KCI conducted a study and provided design services for the clearwell at the Annapolis Water Treatment Plant. The initial study for this project reviewed options for the rehabilitation of the clearwell including replacement, covering the existing unit and the effects on final effluent pumps. Part of this study included the evaluation of an existing elevated water storage tank, which was no longer in use. The study ultimately determined whether this tank could be refurbished and used as a temporary clearwell or used to increase the storage capacity of the existing backwash storage, or both.
Important features included compliance with all regulations and improved compliance wherever possible; providing for a clearwell that is structurally sound, reliable, and protected from environmental hazards and terrorism; providing for additional backwash storage with adequate hydraulic characteristics; ensuring that hydraulic conditions in the plant (pump curves, capacities, suction head, etc.) were not negatively affected; and developing a cost-efficient, operations- and maintenance-friendly solution. Follow-on design improvements included the design of two 16-foot SWD (Side Water Depth) x 103-foot Diameter, 1.0 MG (million gallon) capacity, pre-stressed concrete tanks (PCT) for an overall capacity of 2.0 MG.
Our team of engineers determined that the existing clearwell could only be filled to one-half of its elevation by gravity. To use the full capacity of the clearwell, the flow from the filters had to be pumped. Through pump tests and analysis of the existing pumps, KCI determined that the clearwell level is critical to the operation of the distribution pumps. To provide greater capacity under these conditions, a clearwell with similar elevation and a larger footprint was required.
Following a detailed hydraulic analysis and topographic surveys, the KCI team proceeded with the selection and design of the PCTs and associated pipeline connections. Critical to the design was establishing the floor elevation of the tanks to achieve required hydraulic operations. The preliminary layout design identified all new pipeline and interconnections with the existing facility.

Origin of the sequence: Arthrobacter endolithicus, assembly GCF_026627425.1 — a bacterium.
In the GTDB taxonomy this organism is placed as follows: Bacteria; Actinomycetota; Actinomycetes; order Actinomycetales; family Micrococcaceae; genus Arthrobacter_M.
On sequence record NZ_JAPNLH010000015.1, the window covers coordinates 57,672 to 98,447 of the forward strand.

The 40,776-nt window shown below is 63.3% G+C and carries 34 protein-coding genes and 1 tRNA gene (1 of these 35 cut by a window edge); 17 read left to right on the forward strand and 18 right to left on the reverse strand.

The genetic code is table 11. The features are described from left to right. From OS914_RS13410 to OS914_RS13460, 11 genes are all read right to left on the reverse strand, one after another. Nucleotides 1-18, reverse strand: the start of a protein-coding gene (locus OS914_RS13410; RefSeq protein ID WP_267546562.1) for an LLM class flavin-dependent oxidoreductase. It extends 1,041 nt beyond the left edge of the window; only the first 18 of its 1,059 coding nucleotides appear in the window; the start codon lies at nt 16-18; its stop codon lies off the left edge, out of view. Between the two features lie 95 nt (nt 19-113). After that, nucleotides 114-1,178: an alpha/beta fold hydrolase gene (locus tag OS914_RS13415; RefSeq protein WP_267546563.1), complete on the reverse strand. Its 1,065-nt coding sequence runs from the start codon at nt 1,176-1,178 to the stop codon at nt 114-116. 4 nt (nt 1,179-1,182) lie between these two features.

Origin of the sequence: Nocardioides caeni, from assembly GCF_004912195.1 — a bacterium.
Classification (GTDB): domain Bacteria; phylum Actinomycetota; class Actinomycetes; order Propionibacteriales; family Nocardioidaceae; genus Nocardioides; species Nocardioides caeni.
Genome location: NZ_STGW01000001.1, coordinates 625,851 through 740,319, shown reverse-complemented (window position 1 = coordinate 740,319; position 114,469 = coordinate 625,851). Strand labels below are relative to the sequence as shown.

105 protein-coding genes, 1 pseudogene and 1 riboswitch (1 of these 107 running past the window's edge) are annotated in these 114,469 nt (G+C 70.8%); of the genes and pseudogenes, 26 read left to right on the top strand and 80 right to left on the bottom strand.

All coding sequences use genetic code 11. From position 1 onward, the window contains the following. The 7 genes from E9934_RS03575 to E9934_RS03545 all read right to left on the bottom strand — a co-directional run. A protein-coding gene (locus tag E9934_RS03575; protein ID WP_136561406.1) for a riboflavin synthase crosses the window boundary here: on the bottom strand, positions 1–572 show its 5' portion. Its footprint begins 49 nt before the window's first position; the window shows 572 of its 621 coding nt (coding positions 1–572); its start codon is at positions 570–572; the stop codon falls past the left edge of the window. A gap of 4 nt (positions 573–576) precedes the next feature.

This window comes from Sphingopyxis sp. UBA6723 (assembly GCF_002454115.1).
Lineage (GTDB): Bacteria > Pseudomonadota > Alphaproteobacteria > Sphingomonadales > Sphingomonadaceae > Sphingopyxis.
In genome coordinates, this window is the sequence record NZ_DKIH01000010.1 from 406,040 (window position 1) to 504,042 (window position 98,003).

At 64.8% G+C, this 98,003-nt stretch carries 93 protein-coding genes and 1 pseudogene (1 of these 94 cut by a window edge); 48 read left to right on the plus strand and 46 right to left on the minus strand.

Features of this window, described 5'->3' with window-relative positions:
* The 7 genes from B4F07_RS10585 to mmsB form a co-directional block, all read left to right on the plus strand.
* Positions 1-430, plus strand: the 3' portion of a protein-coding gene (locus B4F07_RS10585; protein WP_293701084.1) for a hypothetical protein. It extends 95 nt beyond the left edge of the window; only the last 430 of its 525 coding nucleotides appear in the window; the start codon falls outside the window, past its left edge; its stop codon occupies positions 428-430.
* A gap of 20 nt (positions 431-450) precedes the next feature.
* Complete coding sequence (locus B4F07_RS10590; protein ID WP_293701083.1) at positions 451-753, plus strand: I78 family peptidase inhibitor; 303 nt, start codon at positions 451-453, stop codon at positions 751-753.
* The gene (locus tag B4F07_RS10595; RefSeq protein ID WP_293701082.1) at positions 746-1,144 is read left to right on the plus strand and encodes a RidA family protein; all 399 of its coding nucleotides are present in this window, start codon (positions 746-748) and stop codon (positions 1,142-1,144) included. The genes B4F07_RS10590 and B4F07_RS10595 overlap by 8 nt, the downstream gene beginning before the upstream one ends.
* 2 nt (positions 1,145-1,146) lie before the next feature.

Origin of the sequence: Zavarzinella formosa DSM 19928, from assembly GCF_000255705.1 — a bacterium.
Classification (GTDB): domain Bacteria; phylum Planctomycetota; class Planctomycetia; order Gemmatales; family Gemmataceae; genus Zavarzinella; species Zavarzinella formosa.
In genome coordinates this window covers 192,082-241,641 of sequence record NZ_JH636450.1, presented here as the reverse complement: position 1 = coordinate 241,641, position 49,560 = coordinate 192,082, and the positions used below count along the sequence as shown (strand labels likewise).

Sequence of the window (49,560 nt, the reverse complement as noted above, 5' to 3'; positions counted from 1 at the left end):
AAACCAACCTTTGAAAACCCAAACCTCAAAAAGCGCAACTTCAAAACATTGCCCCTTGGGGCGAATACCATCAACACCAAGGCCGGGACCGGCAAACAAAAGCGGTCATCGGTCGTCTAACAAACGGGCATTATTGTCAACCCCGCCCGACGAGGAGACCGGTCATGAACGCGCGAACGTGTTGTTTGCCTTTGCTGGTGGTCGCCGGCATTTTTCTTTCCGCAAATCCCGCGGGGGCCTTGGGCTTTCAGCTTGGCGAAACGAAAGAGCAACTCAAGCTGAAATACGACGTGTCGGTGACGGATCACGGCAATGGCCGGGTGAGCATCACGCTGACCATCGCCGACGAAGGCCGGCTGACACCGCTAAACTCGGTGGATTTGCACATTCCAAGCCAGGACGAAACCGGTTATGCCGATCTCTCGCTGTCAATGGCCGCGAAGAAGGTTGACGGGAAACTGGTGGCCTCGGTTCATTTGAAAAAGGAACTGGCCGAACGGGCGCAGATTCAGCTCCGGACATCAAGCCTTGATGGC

The elevated water tank was evaluated for possible reuse. One consideration was to relocate this tank to the treatment plant for use as temporary clearwell during construction of new facilities. Another use could be to replace the existing backwash tank at the plant. The tank was inspected for structural integrity and presence of lead paint, and was found to be structurally sound and free of lead paint and suitable for relocation. Research into the cost of relocating the tank found that due to prevailing labor costs and steel prices at the time, it was not practical to relocate or have the tank demolished at that time. Through detailed hydraulic water treatment plant analyses and assessment of normal operating procedures, the firm’s solution of two one-million-gallon finish water storage tanks was able to reduce overall operations and maintenance costs by $2 million.
In addition to clearwell design, tasks also included assessing and preparing a hydrologic analysis for the project to satisfy local and state stormwater management regulations, erosion and sediment control permitting, and a comprehensive geotechnical investigation including soil borings, laboratory testing, details analysis and designing reinforced soil stabilization using geosynthetic material.